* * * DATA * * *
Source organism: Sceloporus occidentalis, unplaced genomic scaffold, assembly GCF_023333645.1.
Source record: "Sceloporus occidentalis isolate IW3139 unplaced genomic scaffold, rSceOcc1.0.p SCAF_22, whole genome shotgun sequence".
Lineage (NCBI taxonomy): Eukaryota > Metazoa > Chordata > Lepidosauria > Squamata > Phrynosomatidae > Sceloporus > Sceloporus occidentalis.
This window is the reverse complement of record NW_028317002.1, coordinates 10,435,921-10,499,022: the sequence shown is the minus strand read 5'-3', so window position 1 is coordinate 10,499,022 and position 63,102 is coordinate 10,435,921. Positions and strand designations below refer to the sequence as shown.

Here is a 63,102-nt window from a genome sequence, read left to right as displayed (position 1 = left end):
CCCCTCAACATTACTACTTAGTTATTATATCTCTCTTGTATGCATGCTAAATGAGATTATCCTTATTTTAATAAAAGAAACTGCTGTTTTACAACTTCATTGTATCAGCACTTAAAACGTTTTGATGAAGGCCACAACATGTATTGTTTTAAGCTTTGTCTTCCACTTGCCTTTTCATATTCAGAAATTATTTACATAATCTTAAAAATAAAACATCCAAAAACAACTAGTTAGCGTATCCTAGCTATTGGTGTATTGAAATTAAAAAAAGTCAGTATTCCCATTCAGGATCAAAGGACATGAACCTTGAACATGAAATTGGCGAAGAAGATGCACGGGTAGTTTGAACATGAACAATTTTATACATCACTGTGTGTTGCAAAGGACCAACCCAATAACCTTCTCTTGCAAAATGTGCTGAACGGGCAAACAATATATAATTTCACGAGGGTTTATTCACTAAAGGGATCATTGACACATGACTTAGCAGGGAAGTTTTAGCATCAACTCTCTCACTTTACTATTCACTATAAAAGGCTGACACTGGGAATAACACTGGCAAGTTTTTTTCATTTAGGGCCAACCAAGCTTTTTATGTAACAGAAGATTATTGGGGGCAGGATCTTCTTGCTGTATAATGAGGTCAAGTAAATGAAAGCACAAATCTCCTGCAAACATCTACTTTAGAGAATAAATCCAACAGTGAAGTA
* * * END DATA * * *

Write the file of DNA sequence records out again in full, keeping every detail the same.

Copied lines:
Source organism: Sceloporus occidentalis, unplaced genomic scaffold, assembly GCF_023333645.1.
Source record: "Sceloporus occidentalis isolate IW3139 unplaced genomic scaffold, rSceOcc1.0.p SCAF_22, whole genome shotgun sequence".
Lineage (NCBI taxonomy): Eukaryota > Metazoa > Chordata > Lepidosauria > Squamata > Phrynosomatidae > Sceloporus > Sceloporus occidentalis.
This window is the reverse complement of record NW_028317002.1, coordinates 10,435,921-10,499,022: the sequence shown is the minus strand read 5'-3', so window position 1 is coordinate 10,499,022 and position 63,102 is coordinate 10,435,921. Positions and strand designations below refer to the sequence as shown.

Here is a 63,102-nt window from a genome sequence, read left to right as displayed (position 1 = left end):
CCCCTCAACATTACTACTTAGTTATTATATCTCTCTTGTATGCATGCTAAATGAGATTATCCTTATTTTAATAAAAGAAACTGCTGTTTTACAACTTCATTGTATCAGCACTTAAAACGTTTTGATGAAGGCCACAACATGTATTGTTTTAAGCTTTGTCTTCCACTTGCCTTTTCATATTCAGAAATTATTTACATAATCTTAAAAATAAAACATCCAAAAACAACTAGTTAGCGTATCCTAGCTATTGGTGTATTGAAATTAAAAAAAGTCAGTATTCCCATTCAGGATCAAAGGACATGAACCTTGAACATGAAATTGGCGAAGAAGATGCACGGGTAGTTTGAACATGAACAATTTTATACATCACTGTGTGTTGCAAAGGACCAACCCAATAACCTTCTCTTGCAAAATGTGCTGAACGGGCAAACAATATATAATTTCACGAGGGTTTATTCACTAAAGGGATCATTGACACATGACTTAGCAGGGAAGTTTTAGCATCAACTCTCTCACTTTACTATTCACTATAAAAGGCTGACACTGGGAATAACACTGGCAAGTTTTTTTCATTTAGGGCCAACCAAGCTTTTTATGTAACAGAAGATTATTGGGGGCAGGATCTTCTTGCTGTATAATGAGGTCAAGTAAATGAAAGCACAAATCTCCTGCAAACATCTACTTTAGAGAATAAATCCAACAGTGAAGTA